Physical Seminar- Prof. Michael Reppert (Purdue University)

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1315 Seminar Hall, North Tower
@ 11:00 am


Title: Spectrum, Form, Function: Structural Tuning Mechanisms in Photosynthetic Light Harvesting


Mike Reppert completed his BS at Kansas State University in 2009 in Chemistry, Biochemistry, and Mathematics. It was also at Kansas State (during four years of undergrad research) where he became fascinated by the molecular mechanisms of photosynthesis. After a year of Fulbright research at the Polish Academy of Sciences in Warsaw, Poland, he went on to work in 2D IR spectroscopy and peptide structural analysis with Andrei Tokmakoff at the Massachusetts Institute of Technology and the University of Chicago. After obtaining his PhD in 2016, he worked as a Banting Scholar with Professor Paul Brumer at the Chemical Physics Theory group of the University of Toronto, exploring quantum effects in biological light harvesting. In summer 2019, he moved to Purdue to begin his own research group in Physical Chemistry, working to develop both experimental and computational tools to quantitatively understand structure/spectrum relationships in biomacromolecules, particularly photosynthetic proteins.


Biological photosynthesis offers a tantalizing glimpse of the clean-energy opportunities at the interface of synthetic biology, chemical catalysis, molecular excitonics, and soft-matter physics. However, this sophisticated system is optimized in nature for biological objectives (competitive fitness) that are often at odds with human concerns such as energy-storage efficiency. While some progress has been made in reconfiguring native photosystems for biofuel production, advances are limited by gaps in our understanding of the “structure-spectrum-function” relationship, i.e., of the mechanisms by which protein structures tune pigment optical properties and, in turn, how these optical properties translate into biological function. In this talk, I will describe recent efforts in my group to build a quantitative approach to structure-based tuning using site-directed mutagenesis, optical spectroscopy, and molecular and quantum dynamics simulations. Electrostatics and pigment chemistry are found to provide relatively simple and predictable control knobs for tuning electronic transitions, while steric ring-deformation (although likely to be important) is more difficult to predict and control. Single point mutations are seen to produce surprisingly large changes in vibrational sidebands in electronic spectra, which can be understood as an interplay between vibrational coupling and excitonic delocalization. I will close with preliminary results on tuning the lowest-energy fluorescent state of Photosystem II in cyanobacterial cells, opening the door both to characterizing the functional relevance of these states in native systems and to tuning their properties for new applications.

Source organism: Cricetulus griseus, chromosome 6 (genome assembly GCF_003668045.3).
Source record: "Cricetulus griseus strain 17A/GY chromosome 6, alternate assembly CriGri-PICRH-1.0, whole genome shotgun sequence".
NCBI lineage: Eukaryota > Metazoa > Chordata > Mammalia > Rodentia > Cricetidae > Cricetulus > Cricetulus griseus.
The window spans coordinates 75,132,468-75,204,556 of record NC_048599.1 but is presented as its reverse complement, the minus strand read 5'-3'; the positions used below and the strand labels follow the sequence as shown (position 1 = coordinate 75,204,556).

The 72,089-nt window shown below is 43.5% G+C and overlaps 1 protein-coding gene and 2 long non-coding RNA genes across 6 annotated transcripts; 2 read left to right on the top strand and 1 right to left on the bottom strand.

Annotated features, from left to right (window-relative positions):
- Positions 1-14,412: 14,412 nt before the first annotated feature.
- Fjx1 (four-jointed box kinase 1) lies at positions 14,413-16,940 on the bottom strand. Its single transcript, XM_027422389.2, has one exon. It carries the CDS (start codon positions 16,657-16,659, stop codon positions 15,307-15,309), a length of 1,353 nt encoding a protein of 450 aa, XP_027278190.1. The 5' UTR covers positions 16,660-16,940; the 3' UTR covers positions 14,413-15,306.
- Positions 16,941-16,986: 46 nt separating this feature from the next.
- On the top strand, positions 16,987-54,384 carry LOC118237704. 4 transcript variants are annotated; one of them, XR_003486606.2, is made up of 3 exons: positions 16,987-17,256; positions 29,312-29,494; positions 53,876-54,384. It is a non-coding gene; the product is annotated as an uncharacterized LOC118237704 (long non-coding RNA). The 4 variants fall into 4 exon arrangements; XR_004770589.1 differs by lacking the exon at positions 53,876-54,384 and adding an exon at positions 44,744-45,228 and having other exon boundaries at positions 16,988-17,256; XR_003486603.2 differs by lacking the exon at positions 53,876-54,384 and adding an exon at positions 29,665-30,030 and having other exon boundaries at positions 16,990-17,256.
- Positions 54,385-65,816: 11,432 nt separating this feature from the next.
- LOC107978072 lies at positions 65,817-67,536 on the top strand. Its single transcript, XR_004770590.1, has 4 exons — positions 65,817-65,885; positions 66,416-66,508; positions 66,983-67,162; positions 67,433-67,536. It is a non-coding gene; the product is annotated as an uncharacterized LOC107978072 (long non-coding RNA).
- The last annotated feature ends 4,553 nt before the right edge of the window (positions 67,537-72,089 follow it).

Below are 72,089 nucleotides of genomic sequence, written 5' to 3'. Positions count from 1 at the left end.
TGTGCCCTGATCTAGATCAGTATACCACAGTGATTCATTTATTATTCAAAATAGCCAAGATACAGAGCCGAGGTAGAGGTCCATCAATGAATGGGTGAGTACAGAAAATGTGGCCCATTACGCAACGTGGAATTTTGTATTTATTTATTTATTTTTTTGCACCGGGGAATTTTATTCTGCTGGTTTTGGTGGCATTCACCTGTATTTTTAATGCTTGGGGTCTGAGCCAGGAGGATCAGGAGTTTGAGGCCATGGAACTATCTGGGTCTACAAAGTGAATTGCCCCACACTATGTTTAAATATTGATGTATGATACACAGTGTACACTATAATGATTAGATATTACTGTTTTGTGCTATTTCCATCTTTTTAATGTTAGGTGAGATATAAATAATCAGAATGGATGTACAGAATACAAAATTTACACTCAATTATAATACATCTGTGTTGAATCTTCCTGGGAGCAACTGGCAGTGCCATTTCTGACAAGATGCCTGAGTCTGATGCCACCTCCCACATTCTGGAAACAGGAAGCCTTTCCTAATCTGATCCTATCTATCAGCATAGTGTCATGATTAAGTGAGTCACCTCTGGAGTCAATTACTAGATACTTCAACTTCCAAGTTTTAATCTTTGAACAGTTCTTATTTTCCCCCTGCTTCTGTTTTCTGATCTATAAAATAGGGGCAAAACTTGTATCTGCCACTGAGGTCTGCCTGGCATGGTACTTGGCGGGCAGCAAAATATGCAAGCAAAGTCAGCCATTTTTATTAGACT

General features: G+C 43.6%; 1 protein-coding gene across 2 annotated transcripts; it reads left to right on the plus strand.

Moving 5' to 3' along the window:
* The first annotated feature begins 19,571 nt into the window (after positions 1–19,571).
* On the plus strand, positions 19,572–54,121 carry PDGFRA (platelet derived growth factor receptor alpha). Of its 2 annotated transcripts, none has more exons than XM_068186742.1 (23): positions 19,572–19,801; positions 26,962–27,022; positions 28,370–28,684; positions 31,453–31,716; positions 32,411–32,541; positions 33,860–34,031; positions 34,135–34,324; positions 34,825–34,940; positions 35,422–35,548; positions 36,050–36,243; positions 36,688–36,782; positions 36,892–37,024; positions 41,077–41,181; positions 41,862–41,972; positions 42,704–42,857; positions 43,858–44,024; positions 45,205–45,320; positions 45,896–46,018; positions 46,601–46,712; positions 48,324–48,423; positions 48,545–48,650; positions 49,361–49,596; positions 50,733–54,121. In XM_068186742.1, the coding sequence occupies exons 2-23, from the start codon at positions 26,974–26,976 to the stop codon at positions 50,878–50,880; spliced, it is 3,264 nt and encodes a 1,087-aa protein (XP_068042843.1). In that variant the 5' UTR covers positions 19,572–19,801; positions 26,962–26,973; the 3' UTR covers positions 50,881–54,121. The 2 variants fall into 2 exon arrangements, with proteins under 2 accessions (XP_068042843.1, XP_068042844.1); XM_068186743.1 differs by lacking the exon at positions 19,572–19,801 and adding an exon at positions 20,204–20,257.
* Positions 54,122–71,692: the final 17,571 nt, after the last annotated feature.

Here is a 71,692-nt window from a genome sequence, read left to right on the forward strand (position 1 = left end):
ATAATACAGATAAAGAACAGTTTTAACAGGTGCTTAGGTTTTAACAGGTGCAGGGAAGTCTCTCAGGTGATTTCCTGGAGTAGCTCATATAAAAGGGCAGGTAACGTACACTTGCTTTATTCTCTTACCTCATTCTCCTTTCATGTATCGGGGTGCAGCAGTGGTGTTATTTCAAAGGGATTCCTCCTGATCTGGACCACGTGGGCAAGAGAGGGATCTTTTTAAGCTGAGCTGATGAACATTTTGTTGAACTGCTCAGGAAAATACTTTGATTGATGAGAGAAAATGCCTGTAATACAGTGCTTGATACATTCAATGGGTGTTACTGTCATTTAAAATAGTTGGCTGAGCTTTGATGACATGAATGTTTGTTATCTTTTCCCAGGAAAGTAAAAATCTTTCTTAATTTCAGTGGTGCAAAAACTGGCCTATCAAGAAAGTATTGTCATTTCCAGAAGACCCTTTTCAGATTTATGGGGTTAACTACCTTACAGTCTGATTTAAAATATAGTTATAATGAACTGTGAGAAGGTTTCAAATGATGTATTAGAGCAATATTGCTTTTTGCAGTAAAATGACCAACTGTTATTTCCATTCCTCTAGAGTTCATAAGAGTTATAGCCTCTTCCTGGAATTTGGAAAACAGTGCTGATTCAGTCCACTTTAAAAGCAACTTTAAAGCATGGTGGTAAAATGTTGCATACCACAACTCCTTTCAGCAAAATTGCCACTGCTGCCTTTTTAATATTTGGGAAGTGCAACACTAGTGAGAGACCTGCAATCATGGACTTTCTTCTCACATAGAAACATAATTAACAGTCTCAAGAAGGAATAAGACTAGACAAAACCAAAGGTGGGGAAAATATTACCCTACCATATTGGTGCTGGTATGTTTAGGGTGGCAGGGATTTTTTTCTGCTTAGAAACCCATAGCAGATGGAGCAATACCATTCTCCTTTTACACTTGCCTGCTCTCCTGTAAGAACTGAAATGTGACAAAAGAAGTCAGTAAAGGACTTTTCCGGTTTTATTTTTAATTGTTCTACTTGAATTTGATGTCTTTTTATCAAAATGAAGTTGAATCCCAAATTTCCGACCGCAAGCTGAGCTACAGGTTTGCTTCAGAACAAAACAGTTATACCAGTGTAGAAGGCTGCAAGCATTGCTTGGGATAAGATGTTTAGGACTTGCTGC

Keywords: photosynthesis, spectroscopy, protein structure

Host: Prof. Martin Zanni